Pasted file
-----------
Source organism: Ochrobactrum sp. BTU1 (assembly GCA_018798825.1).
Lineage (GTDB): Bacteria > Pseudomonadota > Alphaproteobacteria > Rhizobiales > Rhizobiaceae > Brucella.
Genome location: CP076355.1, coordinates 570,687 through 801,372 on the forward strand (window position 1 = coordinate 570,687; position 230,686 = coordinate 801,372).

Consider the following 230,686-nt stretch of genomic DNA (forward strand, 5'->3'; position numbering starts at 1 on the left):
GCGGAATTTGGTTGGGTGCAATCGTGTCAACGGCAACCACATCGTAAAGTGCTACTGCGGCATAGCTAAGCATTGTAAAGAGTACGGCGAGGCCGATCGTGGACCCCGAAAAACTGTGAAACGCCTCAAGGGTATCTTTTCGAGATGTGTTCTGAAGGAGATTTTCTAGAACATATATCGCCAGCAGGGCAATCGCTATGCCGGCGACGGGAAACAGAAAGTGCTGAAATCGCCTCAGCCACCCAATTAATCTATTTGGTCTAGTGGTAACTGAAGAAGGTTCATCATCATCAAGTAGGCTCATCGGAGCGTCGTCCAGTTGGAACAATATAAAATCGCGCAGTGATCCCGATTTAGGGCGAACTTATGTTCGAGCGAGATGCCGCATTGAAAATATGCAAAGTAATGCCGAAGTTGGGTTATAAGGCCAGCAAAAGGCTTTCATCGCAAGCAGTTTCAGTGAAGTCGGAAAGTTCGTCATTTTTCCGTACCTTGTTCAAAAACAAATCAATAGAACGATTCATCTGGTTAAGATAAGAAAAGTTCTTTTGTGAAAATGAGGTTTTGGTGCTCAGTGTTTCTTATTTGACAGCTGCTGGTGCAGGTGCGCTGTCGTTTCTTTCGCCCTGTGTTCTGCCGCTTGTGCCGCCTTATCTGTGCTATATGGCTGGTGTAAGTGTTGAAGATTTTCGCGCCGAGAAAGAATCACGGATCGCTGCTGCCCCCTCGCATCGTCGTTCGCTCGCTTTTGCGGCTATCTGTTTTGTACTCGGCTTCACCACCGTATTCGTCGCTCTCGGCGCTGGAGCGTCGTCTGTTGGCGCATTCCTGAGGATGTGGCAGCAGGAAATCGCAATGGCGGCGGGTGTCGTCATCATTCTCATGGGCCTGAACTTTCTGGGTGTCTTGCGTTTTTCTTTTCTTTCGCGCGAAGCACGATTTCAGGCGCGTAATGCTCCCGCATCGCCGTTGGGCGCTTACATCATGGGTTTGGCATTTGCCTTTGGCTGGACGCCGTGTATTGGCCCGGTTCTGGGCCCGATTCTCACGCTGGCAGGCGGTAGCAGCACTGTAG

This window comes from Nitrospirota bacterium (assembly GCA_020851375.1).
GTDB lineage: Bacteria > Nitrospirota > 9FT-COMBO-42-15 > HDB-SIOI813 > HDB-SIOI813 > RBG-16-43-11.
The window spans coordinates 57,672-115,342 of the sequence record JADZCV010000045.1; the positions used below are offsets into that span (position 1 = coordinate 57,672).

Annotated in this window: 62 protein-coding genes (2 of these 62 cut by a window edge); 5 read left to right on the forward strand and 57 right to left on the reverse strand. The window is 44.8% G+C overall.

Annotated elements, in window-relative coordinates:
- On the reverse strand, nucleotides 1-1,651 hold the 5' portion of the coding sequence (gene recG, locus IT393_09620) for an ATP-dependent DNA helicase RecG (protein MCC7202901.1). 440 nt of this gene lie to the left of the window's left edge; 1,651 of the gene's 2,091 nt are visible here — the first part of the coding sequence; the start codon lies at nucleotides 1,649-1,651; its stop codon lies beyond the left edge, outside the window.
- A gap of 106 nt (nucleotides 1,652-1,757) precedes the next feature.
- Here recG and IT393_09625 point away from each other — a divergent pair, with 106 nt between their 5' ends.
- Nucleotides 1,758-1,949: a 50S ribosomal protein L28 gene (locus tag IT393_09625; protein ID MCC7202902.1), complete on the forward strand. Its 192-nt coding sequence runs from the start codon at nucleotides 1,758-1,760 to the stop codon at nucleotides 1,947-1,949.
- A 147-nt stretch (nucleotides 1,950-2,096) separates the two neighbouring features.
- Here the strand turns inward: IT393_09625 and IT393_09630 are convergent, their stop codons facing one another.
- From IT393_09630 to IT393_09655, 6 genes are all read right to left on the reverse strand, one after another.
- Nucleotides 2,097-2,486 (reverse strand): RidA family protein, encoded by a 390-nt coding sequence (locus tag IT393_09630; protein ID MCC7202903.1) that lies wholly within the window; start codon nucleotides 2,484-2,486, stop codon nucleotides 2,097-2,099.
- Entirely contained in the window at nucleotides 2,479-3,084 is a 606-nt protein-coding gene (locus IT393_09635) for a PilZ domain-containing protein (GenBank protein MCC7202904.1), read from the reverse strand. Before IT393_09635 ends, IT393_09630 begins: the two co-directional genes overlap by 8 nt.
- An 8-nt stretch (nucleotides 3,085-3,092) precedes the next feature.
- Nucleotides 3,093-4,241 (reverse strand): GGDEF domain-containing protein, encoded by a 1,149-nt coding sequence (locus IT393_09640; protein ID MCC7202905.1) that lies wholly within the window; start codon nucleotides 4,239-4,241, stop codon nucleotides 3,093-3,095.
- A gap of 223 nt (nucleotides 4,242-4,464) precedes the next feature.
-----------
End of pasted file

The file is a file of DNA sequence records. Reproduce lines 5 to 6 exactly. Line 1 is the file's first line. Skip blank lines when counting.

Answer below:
GCGGAATTTGGTTGGGTGCAATCGTGTCAACGGCAACCACATCGTAAAGTGCTACTGCGGCATAGCTAAGCATTGTAAAGAGTACGGCGAGGCCGATCGTGGACCCCGAAAAACTGTGAAACGCCTCAAGGGTATCTTTTCGAGATGTGTTCTGAAGGAGATTTTCTAGAACATATATCGCCAGCAGGGCAATCGCTATGCCGGCGACGGGAAACAGAAAGTGCTGAAATCGCCTCAGCCACCCAATTAATCTATTTGGTCTAGTGGTAACTGAAGAAGGTTCATCATCATCAAGTAGGCTCATCGGAGCGTCGTCCAGTTGGAACAATATAAAATCGCGCAGTGATCCCGATTTAGGGCGAACTTATGTTCGAGCGAGATGCCGCATTGAAAATATGCAAAGTAATGCCGAAGTTGGGTTATAAGGCCAGCAAAAGGCTTTCATCGCAAGCAGTTTCAGTGAAGTCGGAAAGTTCGTCATTTTTCCGTACCTTGTTCAAAAACAAATCAATAGAACGATTCATCTGGTTAAGATAAGAAAAGTTCTTTTGTGAAAATGAGGTTTTGGTGCTCAGTGTTTCTTATTTGACAGCTGCTGGTGCAGGTGCGCTGTCGTTTCTTTCGCCCTGTGTTCTGCCGCTTGTGCCGCCTTATCTGTGCTATATGGCTGGTGTAAGTGTTGAAGATTTTCGCGCCGAGAAAGAATCACGGATCGCTGCTGCCCCCTCGCATCGTCGTTCGCTCGCTTTTGCGGCTATCTGTTTTGTACTCGGCTTCACCACCGTATTCGTCGCTCTCGGCGCTGGAGCGTCGTCTGTTGGCGCATTCCTGAGGATGTGGCAGCAGGAAATCGCAATGGCGGCGGGTGTCGTCATCATTCTCATGGGCCTGAACTTTCTGGGTGTCTTGCGTTTTTCTTTTCTTTCGCGCGAAGCACGATTTCAGGCGCGTAATGCTCCCGCATCGCCGTTGGGCGCTTACATCATGGGTTTGGCATTTGCCTTTGGCTGGACGCCGTGTATTGGCCCGGTTCTGGGCCCGATTCTCACGCTGGCAGGCGGTAGCAGCACTGTAG

This window comes from Nitrospirota bacterium (assembly GCA_020851375.1).